The tough housing market just keeps on getting tougher.
The number of homes listed for sale took a nosedive in January, falling 28.4% compared with a year earlier, according to a recent Realtor.com® report. And if that sounds bad, consider that two years ago—in pre-COVID-19 times—the number of active listings was a whopping 60% higher than it is today.
Granted, December and January are traditionally slow months, with many sellers waiting for spring’s warmer weather to put their property on the market. But so far, early 2022 is looking significantly worse than the usual winter slump, with the number of new listings dipping 9.1% from a year earlier and down a full 16.8% compared with pre-pandemic years spanning 2017 to 2020.
Why home sellers aren’t selling
So why aren’t home sellers selling, given those that do stand to make a tidy profit today? Nationwide, the median home price has climbed to an eye-watering $375,000, a price hike of 25% from a year earlier.
Nonetheless, the fact that home sellers today can make a killing isn’t persuading many to budge, perhaps because once they sell, the question remains: Where will they live? Most sellers, after all, are also buyers.
“In a recent survey we conducted, more than 1 in 4 potential sellers who were choosing not to sell in the near term said it was because they couldn’t find a home they wanted in their price range,” says Realtor.com Chief Economist Danielle Hale. “With housing costs rising, as home prices and mortgage rates both increase, affordability is more important than ever to households. Data suggests that this may be as true for sellers, many of whom will also purchase a new home, as it is for homebuyers.”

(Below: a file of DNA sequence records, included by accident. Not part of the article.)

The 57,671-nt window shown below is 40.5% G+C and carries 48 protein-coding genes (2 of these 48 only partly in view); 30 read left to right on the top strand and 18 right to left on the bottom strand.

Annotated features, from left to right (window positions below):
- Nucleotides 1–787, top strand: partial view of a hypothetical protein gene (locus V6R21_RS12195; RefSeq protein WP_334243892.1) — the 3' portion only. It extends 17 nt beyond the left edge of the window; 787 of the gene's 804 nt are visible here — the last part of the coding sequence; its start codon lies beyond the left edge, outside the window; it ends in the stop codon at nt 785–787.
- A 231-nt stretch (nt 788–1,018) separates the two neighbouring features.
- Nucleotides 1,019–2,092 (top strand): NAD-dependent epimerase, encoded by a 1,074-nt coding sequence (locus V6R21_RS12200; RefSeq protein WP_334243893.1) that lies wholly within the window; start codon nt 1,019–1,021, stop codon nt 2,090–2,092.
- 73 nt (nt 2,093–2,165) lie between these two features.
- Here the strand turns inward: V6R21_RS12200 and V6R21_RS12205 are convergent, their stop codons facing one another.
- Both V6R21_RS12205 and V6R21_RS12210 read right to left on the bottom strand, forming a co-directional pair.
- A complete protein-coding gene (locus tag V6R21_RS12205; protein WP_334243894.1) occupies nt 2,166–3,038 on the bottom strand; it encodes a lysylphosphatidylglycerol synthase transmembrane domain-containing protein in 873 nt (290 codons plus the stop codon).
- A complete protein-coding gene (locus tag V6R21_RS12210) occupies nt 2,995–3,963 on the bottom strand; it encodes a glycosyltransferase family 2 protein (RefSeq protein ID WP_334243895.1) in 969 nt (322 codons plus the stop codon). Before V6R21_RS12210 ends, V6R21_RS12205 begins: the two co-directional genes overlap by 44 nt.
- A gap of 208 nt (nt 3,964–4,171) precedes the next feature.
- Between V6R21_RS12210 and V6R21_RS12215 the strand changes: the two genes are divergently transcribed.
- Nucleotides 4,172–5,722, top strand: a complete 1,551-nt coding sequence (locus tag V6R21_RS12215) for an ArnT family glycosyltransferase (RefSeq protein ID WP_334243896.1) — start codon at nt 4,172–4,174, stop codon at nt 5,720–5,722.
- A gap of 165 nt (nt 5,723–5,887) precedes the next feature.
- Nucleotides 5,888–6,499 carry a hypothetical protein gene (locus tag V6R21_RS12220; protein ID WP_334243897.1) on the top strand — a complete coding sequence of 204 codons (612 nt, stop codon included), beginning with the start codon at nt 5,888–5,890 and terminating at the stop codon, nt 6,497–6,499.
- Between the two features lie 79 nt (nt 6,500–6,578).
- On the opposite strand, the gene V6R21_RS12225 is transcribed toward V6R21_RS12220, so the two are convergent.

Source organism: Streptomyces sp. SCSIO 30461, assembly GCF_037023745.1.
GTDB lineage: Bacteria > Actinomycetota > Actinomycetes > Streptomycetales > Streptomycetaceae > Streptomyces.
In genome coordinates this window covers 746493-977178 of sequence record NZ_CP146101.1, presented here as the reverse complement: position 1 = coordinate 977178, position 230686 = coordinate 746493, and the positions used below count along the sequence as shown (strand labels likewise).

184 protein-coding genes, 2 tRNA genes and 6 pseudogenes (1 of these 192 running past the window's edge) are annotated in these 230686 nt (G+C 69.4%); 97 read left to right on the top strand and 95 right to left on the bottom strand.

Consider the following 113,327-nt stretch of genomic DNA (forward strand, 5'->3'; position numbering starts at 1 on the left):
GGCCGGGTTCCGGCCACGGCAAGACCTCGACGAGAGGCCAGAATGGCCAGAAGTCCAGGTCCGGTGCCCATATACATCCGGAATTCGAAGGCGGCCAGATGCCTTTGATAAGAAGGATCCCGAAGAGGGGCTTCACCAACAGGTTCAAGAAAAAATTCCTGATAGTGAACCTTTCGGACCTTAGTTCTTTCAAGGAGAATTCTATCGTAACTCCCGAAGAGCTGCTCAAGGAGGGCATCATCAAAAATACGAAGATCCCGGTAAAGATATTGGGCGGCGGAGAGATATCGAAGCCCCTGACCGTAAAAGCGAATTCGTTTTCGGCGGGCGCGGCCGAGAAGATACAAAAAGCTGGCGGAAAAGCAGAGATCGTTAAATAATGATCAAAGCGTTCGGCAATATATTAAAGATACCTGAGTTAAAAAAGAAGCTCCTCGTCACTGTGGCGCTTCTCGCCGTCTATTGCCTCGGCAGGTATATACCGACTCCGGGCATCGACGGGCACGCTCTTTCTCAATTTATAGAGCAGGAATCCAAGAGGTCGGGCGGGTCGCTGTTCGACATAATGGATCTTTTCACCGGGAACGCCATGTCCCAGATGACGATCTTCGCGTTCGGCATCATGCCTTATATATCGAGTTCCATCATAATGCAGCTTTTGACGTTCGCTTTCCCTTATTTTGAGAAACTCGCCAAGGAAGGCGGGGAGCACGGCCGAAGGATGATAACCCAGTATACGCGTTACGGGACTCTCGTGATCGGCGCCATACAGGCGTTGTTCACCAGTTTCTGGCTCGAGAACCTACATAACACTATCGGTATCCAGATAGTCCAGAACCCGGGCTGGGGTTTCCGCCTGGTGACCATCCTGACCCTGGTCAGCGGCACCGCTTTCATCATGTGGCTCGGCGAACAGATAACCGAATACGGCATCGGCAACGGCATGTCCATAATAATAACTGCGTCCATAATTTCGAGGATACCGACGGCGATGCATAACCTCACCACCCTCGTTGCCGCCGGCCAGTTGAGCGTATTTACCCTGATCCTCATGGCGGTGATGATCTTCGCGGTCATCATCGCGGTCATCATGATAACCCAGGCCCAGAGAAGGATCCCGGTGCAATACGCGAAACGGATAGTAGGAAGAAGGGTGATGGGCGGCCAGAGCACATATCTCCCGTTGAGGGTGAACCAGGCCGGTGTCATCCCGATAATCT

Why homebuyers are rushing to close the deal
Despite a limited selection, homebuyers are snapping up whatever they can find—and they’re doing it fast. In January, homes sold in an average of 61 days, down 10 days from last year and 24 days from January 2020.
One reason home shoppers are closing deals nearly an entire month faster may be the rush to take advantage of record-low mortgage rates before the Federal Reserve raises interest rates, which could happen as early as March. Rates for a 30-year fixed-rate loan were 3.55% on Friday, according to Freddie Mac.
Facing a shortage of available homes for sale, some homebuyers are also resorting to paying more money for less house. In January, the median listing price per square foot shot up by 13.5% year over year, with the median cost of a 2,000-square-foot, single-family home rising 18.6%.
Cities where homes are selling fast
Some cities and their surrounding suburbs are feeling the housing crunch more than others. Florida led the charge, with homes getting snapped up in 29 fewer days in Miami and 24 fewer days in Orlando, both compared with a year earlier. Raleigh, NC, came in third, with homes spending 17 fewer days on the market.
“In Raleigh, all signs point to a growing market where the supply of housing isn’t keeping up with demand,” says Hale. “Data suggests that Raleigh has attracted a lot of interest from big-city households looking for affordability who are able to relocate … thanks to workplace flexibility that has outlasted the pandemic.”
Indeed, a growing number of homebuyers are on the move. In the fourth quarter of 2021, more than 50% of the views on homes for sale in Raleigh; Nashville, TN; and Virginia Beach, VA, came from people living somewhere else, says Hale.
“Each of these areas is growing and seeing a lot of interest from incoming home shoppers,” adds Hale. “All of this interest can lead to fast-growing prices that sometimes paradoxically cause existing owners to hesitate to sell.”